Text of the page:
When out for a walk, Monica Schaffner was taken aback when she saw a soaring ship on the horizon. At the moment, other ships were sailing normally. “It was like seeing something unreal,” the woman told the New Zealand Herald. “I was sure my eyes were playing tricks on me.
I needed to confirm with my husband that he saw things the same as I did.”
“I even asked him to pull over so I could take a picture.”
An optical illusion known as Fata Morgana, also known as a mirage, was observed by a New Zealand resident on the beach near Mount Maunganui. Fata Morgana mirages distort the entity or objects on which they are based significantly, making them unrecognizable. On land, at sea, in the polar regions, and in deserts, a Fata Morgana can be found. In a steep thermal inversion where an atmospheric duct has formed, light rays are bent when they travel through air layers of varying temperatures, creating the optical phenomenon.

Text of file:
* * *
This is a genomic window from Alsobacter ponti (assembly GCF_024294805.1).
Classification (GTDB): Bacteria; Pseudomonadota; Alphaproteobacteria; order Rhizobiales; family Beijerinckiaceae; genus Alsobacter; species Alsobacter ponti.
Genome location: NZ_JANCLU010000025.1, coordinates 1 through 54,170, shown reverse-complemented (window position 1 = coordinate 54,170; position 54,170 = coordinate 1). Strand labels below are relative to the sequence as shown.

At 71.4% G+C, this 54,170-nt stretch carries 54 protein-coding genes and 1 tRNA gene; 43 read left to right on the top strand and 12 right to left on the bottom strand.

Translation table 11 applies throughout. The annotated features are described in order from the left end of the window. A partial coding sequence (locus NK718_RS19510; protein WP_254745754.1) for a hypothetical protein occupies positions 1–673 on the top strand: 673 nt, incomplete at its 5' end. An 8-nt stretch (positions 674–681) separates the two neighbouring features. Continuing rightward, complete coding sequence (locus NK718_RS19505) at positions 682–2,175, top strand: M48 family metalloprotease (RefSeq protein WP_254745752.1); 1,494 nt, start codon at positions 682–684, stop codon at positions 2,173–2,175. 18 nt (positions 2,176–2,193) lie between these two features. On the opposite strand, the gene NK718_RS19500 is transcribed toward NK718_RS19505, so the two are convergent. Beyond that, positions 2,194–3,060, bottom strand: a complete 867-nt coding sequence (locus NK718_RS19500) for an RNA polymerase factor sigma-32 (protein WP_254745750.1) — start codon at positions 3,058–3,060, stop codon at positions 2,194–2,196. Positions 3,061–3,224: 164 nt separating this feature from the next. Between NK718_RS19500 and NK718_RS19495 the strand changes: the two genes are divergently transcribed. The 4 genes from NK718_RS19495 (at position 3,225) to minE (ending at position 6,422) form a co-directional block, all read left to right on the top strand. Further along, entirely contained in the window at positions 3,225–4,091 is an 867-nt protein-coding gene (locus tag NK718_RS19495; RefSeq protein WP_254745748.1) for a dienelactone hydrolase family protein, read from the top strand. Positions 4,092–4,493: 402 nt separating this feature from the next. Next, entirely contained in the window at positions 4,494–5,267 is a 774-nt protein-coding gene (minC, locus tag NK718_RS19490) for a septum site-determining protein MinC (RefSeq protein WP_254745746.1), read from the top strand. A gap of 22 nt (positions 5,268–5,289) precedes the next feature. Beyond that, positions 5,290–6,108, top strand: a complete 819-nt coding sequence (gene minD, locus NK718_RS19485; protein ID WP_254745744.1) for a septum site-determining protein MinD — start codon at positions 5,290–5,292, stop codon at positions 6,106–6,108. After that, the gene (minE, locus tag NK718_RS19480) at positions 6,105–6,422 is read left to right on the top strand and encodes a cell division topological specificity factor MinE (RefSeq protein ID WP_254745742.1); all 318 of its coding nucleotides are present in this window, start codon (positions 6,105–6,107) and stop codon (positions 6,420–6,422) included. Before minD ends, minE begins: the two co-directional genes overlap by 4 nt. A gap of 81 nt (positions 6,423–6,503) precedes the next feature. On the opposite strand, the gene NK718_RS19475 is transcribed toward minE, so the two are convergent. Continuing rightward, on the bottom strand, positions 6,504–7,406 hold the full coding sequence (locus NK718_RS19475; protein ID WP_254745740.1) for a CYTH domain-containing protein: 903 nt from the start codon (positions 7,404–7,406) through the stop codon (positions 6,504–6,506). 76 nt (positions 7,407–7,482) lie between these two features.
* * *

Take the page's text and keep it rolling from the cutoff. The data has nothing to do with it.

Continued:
A thermal inversion is a weather process in which warmer air forms a distinct layer on top of slightly colder air. Warmer air at the surface is replaced by cooler air further up in this temperature inversion, which is the polar opposite of what usually happens.